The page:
Western Price Survey
May 12, 2006
Unit No. 2 at the San Onofre Nuclear Generating Station has returned to service. The unit had been off line for refueling and as of Friday both units at the facility were producing 98 percent of full capacity. Palo Verde nuclear power plant Unit No. 3, which was reportedly returning to service toward the end of the week, remains off line. On Friday the Nuclear Regulatory Commission still had the plant listed at zero output. The 1,247 MW unit went off line for refueling at the end of March.
South of Path 15 prices topped out at 61 mills/KWh on Wednesday after spending the beginning of the week in the mid- to high fifties. Values dipped a bit on Thursday as weekend power moved for between 50 mills and 56.25 mills/KWh, but by Friday the price made its way back up to 59 mills/KWh. Off-peak power prices edged above the 40 mills/KWh mark at midweek after opening on Monday in the range of 21 mills to 26 mills/KWh. Off-peak power for next-week delivery moved as high as 43.25 mills/KWh.
Northern California power scheduled for daytime delivery cost between 50 mills and 57 mills/KWh on Monday, gradually climbing to a high of 60.50 mills/KWh on Wednesday before slipping down by about 5 mills for weekend deliveries. Nighttime power attracted a low of 14 mills/KWh in the North of Path 15 region this week, but swelled to between 34 mills and 41.50 mills/KWh at midweek. On Friday, nighttime power changed hands for between 37.50 mills and 40.50 mills/KWh.
At the California-Oregon border, power scheduled for daytime delivery ranged from a low of 41 mills/KWh on Monday to a high of 53.50 mills/KWh the following day. By Friday the price had eased to a spread of 48 mills to 51.50 mills/KWh. Nighttime power at COB moved for as much as 37 mills/KWh on Wednesday, up from Monday's low of 9.50 mills/KWh. Off-peak power moved for 25.50 mills to 34.75 mills/KWh in Thursday and Friday sessions.
Palo Verde off-peak power traded for as much as 43.25 mills/KWh at the end of the week. Power costs in general perked up this week at the Southwest hub, driven by the higher-than-normal temperatures in parts of Arizona and Nevada, as well as the continuing outage of two units at the Palo Verde nuclear generating facility. Before moving into the 40s on Friday, off-peak power traded generally in the vicinity of 35 mills/KWh this week.
Daytime deliveries as Palo Verde opened at a low of 51.25 mills/KWh at the start of the week before scooting up as high as 61.75 mills/KWh on Tuesday. The price for peak power slated for weekend delivery ranged from 32 mills to 35.50 mills/KWh.
California Energy Commissioner James Boyd in an order this week not only denied Federal Power Avenal LLC's request to suspend the review of the Avenal Energy Project, but also granted CEC staff's recommendation to terminate the proceeding. Boyd heeded the CEC staff recommendation that the proceeding should be terminated because the data in Avenal's application for certification is over five years old. Further, the new analysis that would have to occur would be "akin to preparing and reviewing a new [application for certification]," said staff.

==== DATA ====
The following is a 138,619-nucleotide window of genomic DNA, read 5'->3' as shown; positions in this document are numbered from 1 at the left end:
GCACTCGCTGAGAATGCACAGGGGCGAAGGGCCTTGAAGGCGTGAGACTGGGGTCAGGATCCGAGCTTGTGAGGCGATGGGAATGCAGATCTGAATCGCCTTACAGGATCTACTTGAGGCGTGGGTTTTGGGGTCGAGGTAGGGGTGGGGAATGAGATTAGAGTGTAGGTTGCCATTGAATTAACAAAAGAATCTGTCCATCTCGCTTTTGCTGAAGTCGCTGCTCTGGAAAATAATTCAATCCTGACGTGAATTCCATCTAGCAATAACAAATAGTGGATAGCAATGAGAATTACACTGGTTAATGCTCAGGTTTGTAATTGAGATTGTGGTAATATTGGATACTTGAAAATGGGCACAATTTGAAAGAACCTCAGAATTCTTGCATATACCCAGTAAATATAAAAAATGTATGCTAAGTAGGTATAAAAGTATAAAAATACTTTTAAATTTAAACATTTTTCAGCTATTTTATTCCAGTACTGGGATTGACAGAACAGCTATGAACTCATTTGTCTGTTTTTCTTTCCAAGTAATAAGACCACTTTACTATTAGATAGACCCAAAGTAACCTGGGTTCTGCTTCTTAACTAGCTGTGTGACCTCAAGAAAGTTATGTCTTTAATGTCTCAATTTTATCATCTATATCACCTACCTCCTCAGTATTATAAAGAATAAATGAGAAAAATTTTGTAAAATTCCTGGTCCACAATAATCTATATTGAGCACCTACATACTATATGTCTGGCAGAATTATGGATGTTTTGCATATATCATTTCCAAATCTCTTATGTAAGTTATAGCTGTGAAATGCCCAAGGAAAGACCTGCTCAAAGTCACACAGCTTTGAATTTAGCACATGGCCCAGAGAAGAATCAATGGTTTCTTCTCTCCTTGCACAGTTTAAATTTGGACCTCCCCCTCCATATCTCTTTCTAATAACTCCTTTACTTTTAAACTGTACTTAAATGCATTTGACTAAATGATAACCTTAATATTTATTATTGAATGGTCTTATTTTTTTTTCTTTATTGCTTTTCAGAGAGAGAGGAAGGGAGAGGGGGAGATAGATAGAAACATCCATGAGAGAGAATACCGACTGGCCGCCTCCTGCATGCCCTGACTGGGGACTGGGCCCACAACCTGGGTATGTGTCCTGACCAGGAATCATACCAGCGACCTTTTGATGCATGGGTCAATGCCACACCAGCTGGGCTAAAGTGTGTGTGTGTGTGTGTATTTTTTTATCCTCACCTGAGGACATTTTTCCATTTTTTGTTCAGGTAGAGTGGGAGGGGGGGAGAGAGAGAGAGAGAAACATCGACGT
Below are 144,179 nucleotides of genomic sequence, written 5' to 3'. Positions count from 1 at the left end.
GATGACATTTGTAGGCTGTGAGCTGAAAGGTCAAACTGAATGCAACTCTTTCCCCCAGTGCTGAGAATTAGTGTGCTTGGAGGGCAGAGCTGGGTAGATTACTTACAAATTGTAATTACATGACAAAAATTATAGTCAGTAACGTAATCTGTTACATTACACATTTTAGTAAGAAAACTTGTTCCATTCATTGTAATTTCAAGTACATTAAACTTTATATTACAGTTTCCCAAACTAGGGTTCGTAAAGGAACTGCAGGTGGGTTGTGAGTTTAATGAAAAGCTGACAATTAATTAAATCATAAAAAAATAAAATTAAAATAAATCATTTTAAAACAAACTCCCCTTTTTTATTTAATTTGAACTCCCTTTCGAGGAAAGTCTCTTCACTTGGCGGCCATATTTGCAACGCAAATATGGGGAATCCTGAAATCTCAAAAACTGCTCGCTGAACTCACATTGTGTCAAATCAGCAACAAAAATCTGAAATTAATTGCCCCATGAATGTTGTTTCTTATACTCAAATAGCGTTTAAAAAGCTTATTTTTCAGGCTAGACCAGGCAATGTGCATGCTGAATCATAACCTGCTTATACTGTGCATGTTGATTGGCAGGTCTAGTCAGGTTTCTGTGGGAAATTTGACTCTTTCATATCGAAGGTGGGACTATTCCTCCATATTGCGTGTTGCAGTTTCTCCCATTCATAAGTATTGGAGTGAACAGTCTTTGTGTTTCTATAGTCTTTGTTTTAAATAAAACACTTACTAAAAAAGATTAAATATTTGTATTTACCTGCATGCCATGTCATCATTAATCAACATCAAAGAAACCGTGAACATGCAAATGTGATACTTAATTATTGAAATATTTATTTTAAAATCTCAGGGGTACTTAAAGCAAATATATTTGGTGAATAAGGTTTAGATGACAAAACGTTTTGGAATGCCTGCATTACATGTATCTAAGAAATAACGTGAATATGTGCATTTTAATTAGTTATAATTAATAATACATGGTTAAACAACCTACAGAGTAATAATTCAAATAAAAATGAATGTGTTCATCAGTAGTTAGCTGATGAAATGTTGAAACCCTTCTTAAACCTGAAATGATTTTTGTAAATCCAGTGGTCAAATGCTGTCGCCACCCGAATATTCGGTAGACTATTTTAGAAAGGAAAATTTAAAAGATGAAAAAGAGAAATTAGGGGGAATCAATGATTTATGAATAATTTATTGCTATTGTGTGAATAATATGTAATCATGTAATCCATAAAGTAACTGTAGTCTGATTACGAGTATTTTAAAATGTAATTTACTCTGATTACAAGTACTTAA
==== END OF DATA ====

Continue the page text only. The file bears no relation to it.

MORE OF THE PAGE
Federal Power Avenal LLC on April 24 asked the CEC for a fifth one-year suspension, until May 1, 2007, because the project remains without a power-purchase agreement. As proposed, Avenal was to be a 600 MW combined-cycle natural gas-fired facility located in the city of Avenal, Kings County [01-AFC-20].
The full commission will consider Boyd's May 8 order at its business meeting on May 24.
In other CEC news, the status chart of power projects under development indicates that the city of Vernon will submit an application for certification of a 910 MW facility this month. The city withdrew its original plan for a 610 MW power plant in April, stating it was going to revamp the scale of the project.
And finally, the Western Midway Sunset Cogeneration power plant will also not be realized. Approval expired for the 500 MW natural gas-fired combined-cycle plant, which was to be located in western Kern County on March 21 [99-AFC-9].
The application for the project was received in December 1999 and approved by the CEC in March 2001 [Shauna O'Donnell and Samantha Yugler].
Gas Costs Sink at Week's End
Natural gas traded on the Western spot market gently see-sawed this week, moving in parallel with the swing in oil costs. The price of gas managed to stay under the $6 mark nearly all week. On Thursday, when oil topped the $73 per barrel level, a bump up was felt across the region and PG&E CityGate gas cleared for as much as $6.05/MMBtu. The rise in cost did not last, however, as Friday saw the price of natural gas in the West move down by as much as a dollar compared to Thursday. The continuing surplus of stored gas is dragging down both the day-ahead and futures prices.
Gas produced at the San Juan basin in New Mexico opened the week trading for between $5.15 and $5.30/MMBtu and topped out at $5.46/MMBtu on Thursday. On Friday the price dropped to between $4.63 and $5.07/MMBtu. Topock gas traded for as much as $5.85 this week but sank to between $4.80 and $5.28/MMBtu on Friday [S. O'D.].
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